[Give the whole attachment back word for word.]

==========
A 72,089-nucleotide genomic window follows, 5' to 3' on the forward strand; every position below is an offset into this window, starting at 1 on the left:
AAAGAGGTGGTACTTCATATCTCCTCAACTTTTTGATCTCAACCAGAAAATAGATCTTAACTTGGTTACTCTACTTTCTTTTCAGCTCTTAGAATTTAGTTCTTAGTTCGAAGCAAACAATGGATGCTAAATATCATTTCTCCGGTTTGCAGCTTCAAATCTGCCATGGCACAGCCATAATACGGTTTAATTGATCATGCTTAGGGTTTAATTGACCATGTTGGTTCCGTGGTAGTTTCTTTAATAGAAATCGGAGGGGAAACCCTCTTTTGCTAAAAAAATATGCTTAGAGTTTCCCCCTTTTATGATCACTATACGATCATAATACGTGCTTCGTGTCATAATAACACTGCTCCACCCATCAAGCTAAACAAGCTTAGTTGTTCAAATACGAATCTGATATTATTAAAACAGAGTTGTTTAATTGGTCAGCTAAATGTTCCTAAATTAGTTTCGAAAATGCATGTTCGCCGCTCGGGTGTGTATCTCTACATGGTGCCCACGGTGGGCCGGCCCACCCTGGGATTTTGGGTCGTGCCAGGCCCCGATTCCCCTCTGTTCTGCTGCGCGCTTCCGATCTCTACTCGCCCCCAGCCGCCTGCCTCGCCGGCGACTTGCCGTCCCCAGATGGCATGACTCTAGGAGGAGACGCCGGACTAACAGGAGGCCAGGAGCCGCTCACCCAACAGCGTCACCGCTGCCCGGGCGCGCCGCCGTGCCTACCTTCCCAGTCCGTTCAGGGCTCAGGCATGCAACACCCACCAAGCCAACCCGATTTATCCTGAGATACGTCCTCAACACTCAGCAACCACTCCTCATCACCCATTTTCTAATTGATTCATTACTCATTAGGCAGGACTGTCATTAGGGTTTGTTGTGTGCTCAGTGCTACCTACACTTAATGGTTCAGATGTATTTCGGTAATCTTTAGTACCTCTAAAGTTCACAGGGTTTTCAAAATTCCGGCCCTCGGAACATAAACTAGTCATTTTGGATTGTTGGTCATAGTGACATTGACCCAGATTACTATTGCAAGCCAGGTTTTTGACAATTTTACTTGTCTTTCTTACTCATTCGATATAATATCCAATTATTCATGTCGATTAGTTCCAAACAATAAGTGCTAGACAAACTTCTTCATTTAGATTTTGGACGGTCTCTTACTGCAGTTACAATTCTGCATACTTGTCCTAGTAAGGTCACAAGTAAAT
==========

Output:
A 72,089-nucleotide genomic window follows, 5' to 3' on the forward strand; every position below is an offset into this window, starting at 1 on the left:
AAAGAGGTGGTACTTCATATCTCCTCAACTTTTTGATCTCAACCAGAAAATAGATCTTAACTTGGTTACTCTACTTTCTTTTCAGCTCTTAGAATTTAGTTCTTAGTTCGAAGCAAACAATGGATGCTAAATATCATTTCTCCGGTTTGCAGCTTCAAATCTGCCATGGCACAGCCATAATACGGTTTAATTGATCATGCTTAGGGTTTAATTGACCATGTTGGTTCCGTGGTAGTTTCTTTAATAGAAATCGGAGGGGAAACCCTCTTTTGCTAAAAAAATATGCTTAGAGTTTCCCCCTTTTATGATCACTATACGATCATAATACGTGCTTCGTGTCATAATAACACTGCTCCACCCATCAAGCTAAACAAGCTTAGTTGTTCAAATACGAATCTGATATTATTAAAACAGAGTTGTTTAATTGGTCAGCTAAATGTTCCTAAATTAGTTTCGAAAATGCATGTTCGCCGCTCGGGTGTGTATCTCTACATGGTGCCCACGGTGGGCCGGCCCACCCTGGGATTTTGGGTCGTGCCAGGCCCCGATTCCCCTCTGTTCTGCTGCGCGCTTCCGATCTCTACTCGCCCCCAGCCGCCTGCCTCGCCGGCGACTTGCCGTCCCCAGATGGCATGACTCTAGGAGGAGACGCCGGACTAACAGGAGGCCAGGAGCCGCTCACCCAACAGCGTCACCGCTGCCCGGGCGCGCCGCCGTGCCTACCTTCCCAGTCCGTTCAGGGCTCAGGCATGCAACACCCACCAAGCCAACCCGATTTATCCTGAGATACGTCCTCAACACTCAGCAACCACTCCTCATCACCCATTTTCTAATTGATTCATTACTCATTAGGCAGGACTGTCATTAGGGTTTGTTGTGTGCTCAGTGCTACCTACACTTAATGGTTCAGATGTATTTCGGTAATCTTTAGTACCTCTAAAGTTCACAGGGTTTTCAAAATTCCGGCCCTCGGAACATAAACTAGTCATTTTGGATTGTTGGTCATAGTGACATTGACCCAGATTACTATTGCAAGCCAGGTTTTTGACAATTTTACTTGTCTTTCTTACTCATTCGATATAATATCCAATTATTCATGTCGATTAGTTCCAAACAATAAGTGCTAGACAAACTTCTTCATTTAGATTTTGGACGGTCTCTTACTGCAGTTACAATTCTGCATACTTGTCCTAGTAAGGTCACAAGTAAAT